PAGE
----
Blue as White (The Book of Margins)
Dana Golin on Helga Landauer-Olshvang
While I tend to be a formalist in my own writing, I relish the opportunity for play – both wordplay and roleplay – that translation affords. Embodying Helga Landauer-Olshvang’s voice, trying to give it an English cadence, allows me the pleasure of experimentation with form and meter, tone and register, in someone else’s guise, while the common denominator – the depth and complexity of feeling – makes this poetic text not only relatable, but intensely personal to me. This author, writing in free verse, employing an extended syntactic arc and disjointed, loosely connected grammatical fragments rather than formal sentences, seems to proceed by intuitive, associative leaps, like a creeping vine that must find an immediate foothold before it can choose the vector for its movement, and footing for its subsequent segment. As a result, Landauer-Olshvang’s poems have a grasping quality, as if in the process of her allusive, stream-of-consciousness language making, she is trying to grasp emotional truths at the speed of writing. That ”live,” real time, breath-measured development of her poems draws the reader (and the translator!) into an almost voyeuristic intimacy, that seems more conspiratorial then confessional in nature.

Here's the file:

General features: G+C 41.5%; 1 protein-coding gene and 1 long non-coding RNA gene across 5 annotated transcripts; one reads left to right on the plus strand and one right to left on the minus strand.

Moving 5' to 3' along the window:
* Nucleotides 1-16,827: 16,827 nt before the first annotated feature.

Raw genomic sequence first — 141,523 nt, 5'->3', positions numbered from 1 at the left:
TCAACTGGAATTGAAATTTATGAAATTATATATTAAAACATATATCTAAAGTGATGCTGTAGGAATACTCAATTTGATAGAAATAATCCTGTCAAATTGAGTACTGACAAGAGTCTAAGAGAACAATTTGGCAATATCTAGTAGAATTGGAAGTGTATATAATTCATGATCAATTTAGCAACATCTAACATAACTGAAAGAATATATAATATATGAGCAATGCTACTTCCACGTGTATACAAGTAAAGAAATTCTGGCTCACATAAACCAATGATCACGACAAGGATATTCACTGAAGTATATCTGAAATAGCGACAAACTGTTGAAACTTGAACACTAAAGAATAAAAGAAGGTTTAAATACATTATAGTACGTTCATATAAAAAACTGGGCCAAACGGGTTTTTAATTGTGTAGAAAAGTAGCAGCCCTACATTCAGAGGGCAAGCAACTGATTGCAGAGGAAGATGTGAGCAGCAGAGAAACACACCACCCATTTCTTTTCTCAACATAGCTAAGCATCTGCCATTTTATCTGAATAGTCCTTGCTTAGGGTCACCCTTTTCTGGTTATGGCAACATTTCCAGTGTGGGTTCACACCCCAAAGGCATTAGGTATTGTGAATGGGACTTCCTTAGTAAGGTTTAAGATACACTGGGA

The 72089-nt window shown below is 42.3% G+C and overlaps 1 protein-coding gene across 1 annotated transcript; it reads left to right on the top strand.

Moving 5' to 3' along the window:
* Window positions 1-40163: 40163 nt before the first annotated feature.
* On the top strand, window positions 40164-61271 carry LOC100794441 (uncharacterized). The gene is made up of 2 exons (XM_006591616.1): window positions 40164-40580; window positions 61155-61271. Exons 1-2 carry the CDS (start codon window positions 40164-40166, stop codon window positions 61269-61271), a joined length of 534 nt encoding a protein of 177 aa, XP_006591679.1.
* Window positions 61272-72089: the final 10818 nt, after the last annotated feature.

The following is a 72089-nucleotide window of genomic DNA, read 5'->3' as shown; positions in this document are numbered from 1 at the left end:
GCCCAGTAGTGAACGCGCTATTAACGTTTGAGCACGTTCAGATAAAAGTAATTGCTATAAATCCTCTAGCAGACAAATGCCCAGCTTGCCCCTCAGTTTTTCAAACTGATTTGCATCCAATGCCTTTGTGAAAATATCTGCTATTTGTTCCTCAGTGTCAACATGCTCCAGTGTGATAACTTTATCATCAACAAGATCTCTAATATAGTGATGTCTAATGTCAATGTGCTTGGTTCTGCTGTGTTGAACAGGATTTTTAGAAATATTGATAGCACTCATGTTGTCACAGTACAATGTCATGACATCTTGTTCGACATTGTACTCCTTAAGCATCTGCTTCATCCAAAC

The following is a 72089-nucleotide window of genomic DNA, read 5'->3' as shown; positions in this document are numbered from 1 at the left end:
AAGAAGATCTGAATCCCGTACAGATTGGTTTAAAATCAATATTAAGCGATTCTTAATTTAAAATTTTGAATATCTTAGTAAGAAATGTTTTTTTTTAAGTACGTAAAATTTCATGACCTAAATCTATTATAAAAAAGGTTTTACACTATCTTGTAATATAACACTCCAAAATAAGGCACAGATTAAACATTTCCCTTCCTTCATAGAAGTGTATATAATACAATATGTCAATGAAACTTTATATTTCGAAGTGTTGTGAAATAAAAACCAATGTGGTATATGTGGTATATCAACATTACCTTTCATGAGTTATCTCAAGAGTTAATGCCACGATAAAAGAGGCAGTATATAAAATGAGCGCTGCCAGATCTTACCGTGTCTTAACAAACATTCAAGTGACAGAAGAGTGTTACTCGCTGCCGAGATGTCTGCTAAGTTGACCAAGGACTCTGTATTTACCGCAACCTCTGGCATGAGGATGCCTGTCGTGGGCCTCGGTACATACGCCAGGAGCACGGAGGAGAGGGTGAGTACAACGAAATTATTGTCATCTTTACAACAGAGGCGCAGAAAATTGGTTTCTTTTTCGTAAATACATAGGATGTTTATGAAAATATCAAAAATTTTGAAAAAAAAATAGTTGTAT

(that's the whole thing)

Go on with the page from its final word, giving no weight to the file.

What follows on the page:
It is ironic that Helga Landauer-Olshvang’s Russian text is likely influenced more by American Language Poetry than by anything in the Russophone tradition; I hope that my translations have, at least in part, succeeded in bringing it back home, into the fold of the English language.